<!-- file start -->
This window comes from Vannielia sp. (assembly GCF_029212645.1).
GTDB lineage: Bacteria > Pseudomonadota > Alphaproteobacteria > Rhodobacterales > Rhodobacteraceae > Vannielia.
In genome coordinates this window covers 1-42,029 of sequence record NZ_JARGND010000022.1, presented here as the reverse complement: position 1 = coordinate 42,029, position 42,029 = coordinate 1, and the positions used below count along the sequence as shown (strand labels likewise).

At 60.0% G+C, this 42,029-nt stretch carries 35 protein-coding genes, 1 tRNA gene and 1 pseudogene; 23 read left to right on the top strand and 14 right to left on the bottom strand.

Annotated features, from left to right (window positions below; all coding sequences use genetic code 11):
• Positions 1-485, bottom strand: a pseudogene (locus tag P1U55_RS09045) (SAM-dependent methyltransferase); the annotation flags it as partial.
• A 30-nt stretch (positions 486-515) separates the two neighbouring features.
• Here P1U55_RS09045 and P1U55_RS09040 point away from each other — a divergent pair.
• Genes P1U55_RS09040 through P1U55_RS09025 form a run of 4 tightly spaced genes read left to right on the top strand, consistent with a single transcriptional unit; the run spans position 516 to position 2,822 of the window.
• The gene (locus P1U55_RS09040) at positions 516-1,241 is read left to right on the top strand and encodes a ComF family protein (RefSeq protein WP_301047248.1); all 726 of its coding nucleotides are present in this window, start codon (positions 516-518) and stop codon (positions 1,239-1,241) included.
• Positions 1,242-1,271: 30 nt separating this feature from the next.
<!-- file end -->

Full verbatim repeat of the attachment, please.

This window comes from Vannielia sp. (assembly GCF_029212645.1).
GTDB lineage: Bacteria > Pseudomonadota > Alphaproteobacteria > Rhodobacterales > Rhodobacteraceae > Vannielia.
In genome coordinates this window covers 1-42,029 of sequence record NZ_JARGND010000022.1, presented here as the reverse complement: position 1 = coordinate 42,029, position 42,029 = coordinate 1, and the positions used below count along the sequence as shown (strand labels likewise).

At 60.0% G+C, this 42,029-nt stretch carries 35 protein-coding genes, 1 tRNA gene and 1 pseudogene; 23 read left to right on the top strand and 14 right to left on the bottom strand.

Annotated features, from left to right (window positions below; all coding sequences use genetic code 11):
• Positions 1-485, bottom strand: a pseudogene (locus tag P1U55_RS09045) (SAM-dependent methyltransferase); the annotation flags it as partial.
• A 30-nt stretch (positions 486-515) separates the two neighbouring features.
• Here P1U55_RS09045 and P1U55_RS09040 point away from each other — a divergent pair.
• Genes P1U55_RS09040 through P1U55_RS09025 form a run of 4 tightly spaced genes read left to right on the top strand, consistent with a single transcriptional unit; the run spans position 516 to position 2,822 of the window.
• The gene (locus P1U55_RS09040) at positions 516-1,241 is read left to right on the top strand and encodes a ComF family protein (RefSeq protein WP_301047248.1); all 726 of its coding nucleotides are present in this window, start codon (positions 516-518) and stop codon (positions 1,239-1,241) included.
• Positions 1,242-1,271: 30 nt separating this feature from the next.